In suing their Times Square landlords, Gap and Old Navy cited a city law that protects their lease during the pandemic, even if they didn’t pay rent.
Now that may come back to bite them.
The law, which prohibits a landlord from harassing a commercial tenant hurt by Covid-19, is among three statutes being challenged by two small landlords. Documents filed in court today say big retailers’ lawsuits show the protections go too far — and curb landlords’ right to commercial speech.
The City Council had billed the measures as efforts to help small businesses survive the pandemic. National chains’ use of them to withhold rent doesn’t fit that narrative, and might be a legal vulnerability as well.
“In order to survive constitutional scrutiny, you have to have a narrowly tailored statute,” said the landlords’ lawyer, Stephen Younger, a partner at Patterson Belknap Webb & Tyler. “This is anything but, and the fact that Old Navy and Gap are taking advantage of this confirms to us that the statute is overly broad.”
The chains sued their landlord at the Bow Tie Building, at Seventh Avenue and West 44th Street. Other lawsuits included as exhibits in the case involve The Gap’s 170 Broadway location, Bath & Body Works’ 304 Park Avenue store and Victoria’s Secret’s Herald Square flagship. The latter two lawsuits are against SL Green.
Younger’s clients aim to overturn laws shielding commercial and residential tenants from harassment and another measure protecting the personal assets of tenants who break commercial leases, all of which were enacted in May, by showing they harm small landlords.
Marcia Melendez and Ling Yang, the plaintiffs, are first-generation immigrants who own two properties each. Melendez owes over $20,500 in taxes and Yang has incurred approximately $100,000 in losses related to the pandemic.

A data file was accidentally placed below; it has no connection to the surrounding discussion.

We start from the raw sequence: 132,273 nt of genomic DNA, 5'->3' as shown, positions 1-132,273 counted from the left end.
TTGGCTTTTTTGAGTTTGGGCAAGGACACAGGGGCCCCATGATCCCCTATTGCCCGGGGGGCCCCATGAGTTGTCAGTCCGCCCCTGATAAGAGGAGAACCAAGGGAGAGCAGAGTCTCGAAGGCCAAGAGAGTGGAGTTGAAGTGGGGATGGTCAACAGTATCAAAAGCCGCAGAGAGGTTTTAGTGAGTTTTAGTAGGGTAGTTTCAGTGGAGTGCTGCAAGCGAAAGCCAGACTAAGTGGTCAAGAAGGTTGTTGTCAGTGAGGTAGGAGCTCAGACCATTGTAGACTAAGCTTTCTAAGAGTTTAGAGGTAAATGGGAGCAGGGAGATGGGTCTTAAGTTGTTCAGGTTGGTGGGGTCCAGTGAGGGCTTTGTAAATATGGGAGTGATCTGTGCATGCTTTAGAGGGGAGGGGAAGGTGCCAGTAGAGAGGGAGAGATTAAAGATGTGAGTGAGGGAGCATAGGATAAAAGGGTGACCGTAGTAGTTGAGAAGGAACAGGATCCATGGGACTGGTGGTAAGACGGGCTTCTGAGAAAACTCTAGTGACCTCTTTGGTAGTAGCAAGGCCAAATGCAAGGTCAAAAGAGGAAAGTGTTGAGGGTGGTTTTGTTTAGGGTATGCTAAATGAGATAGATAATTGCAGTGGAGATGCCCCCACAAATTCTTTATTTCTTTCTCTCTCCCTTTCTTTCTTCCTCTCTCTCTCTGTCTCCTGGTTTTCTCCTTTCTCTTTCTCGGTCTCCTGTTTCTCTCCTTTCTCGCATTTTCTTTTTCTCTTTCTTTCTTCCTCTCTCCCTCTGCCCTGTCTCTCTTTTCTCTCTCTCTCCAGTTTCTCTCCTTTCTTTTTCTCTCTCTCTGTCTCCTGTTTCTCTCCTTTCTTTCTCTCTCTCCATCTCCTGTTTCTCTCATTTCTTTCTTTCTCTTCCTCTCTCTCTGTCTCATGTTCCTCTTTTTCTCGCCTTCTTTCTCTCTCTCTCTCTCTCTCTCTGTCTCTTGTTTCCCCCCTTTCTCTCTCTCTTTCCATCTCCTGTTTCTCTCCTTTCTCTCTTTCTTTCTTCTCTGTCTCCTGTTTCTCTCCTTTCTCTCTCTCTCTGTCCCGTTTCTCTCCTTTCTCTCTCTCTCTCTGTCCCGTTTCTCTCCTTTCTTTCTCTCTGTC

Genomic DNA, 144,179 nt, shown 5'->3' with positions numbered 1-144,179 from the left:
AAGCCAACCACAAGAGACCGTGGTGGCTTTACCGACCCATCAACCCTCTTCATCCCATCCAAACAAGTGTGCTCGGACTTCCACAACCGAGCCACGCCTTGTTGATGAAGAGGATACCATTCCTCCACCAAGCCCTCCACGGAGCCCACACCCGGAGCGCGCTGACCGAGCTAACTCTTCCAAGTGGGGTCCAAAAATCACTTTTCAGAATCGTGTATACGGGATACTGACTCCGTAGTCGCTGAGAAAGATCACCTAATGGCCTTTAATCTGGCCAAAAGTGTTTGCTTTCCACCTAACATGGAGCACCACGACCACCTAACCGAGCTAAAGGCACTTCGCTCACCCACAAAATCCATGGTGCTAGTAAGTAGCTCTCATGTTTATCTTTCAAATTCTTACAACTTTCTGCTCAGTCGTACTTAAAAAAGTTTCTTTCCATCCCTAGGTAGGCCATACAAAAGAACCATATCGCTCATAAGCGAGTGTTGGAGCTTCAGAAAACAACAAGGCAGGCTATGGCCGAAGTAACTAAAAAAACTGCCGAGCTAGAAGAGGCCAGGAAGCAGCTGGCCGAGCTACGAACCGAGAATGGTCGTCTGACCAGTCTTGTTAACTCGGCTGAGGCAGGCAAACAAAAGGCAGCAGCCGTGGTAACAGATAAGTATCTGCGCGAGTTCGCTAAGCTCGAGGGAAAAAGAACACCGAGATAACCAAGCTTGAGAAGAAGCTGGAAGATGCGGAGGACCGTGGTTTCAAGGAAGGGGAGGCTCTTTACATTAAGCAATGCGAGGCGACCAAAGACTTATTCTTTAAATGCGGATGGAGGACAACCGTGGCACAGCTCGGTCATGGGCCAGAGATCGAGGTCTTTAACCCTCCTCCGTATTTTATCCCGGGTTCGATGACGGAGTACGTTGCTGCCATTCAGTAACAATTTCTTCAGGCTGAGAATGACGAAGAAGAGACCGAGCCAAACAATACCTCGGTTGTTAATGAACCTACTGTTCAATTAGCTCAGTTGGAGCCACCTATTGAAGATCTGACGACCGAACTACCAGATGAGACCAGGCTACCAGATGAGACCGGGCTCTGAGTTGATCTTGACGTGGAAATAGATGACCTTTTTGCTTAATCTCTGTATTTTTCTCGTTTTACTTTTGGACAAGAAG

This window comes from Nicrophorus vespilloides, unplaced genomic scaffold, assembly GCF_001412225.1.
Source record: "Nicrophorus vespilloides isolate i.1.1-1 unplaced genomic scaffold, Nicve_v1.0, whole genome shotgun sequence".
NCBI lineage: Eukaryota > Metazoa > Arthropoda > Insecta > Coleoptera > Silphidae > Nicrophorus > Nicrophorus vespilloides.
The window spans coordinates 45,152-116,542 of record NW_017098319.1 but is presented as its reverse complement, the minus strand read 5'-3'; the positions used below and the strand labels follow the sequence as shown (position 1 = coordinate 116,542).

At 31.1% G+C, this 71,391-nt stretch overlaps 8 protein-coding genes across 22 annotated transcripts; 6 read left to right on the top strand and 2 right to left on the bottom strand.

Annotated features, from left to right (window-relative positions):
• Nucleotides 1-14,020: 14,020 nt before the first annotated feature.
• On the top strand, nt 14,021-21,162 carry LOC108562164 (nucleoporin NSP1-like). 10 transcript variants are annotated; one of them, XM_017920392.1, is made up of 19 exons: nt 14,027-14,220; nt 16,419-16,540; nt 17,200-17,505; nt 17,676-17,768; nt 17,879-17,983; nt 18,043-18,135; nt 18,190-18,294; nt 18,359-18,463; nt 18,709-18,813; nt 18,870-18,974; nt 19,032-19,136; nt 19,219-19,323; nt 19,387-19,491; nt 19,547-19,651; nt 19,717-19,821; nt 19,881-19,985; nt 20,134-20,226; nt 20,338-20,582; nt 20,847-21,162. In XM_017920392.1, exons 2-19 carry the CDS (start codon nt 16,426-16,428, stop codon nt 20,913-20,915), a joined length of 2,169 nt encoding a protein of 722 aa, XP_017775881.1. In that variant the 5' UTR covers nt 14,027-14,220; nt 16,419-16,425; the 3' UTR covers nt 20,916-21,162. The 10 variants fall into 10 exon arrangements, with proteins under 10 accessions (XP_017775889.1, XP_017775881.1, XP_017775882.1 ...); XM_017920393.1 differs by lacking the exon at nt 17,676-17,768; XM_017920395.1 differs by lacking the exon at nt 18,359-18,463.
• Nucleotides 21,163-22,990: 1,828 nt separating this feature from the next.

However, Melendez and Yang’s properties do not house large retailers, according to Younger.
“We’re using [the lawsuits] as emblematic of the extraordinarily broad reach of these laws. The laws are so broad that they cover parties that shouldn’t be getting relief from the government,” Younger said. “And correspondingly, the burden of this is being put on the property-owning community of New York City.”
Concerns about the bills’ constitutionality were raised upon their introduction. City Council member Kalman Yeger noted in April that the city can’t interfere with such agreements between landlords and tenants.
But other lawmakers have continued to side with commercial tenants over landlords. On Wednesday, the state Assembly passed a bill that would deter commercial landlords from holding out for higher rent after a tenant quits a lease early, so the departed tenant would not be liable for rent during a long period of vacancy.
While such bills have been hailed by restaurants and retailers, landlords have been seeking ways to penalize non-paying tenants. In the residential sector, landlords across the country have been suing local governments to lift eviction moratoriums.
Contact Sasha Jones at [email protected]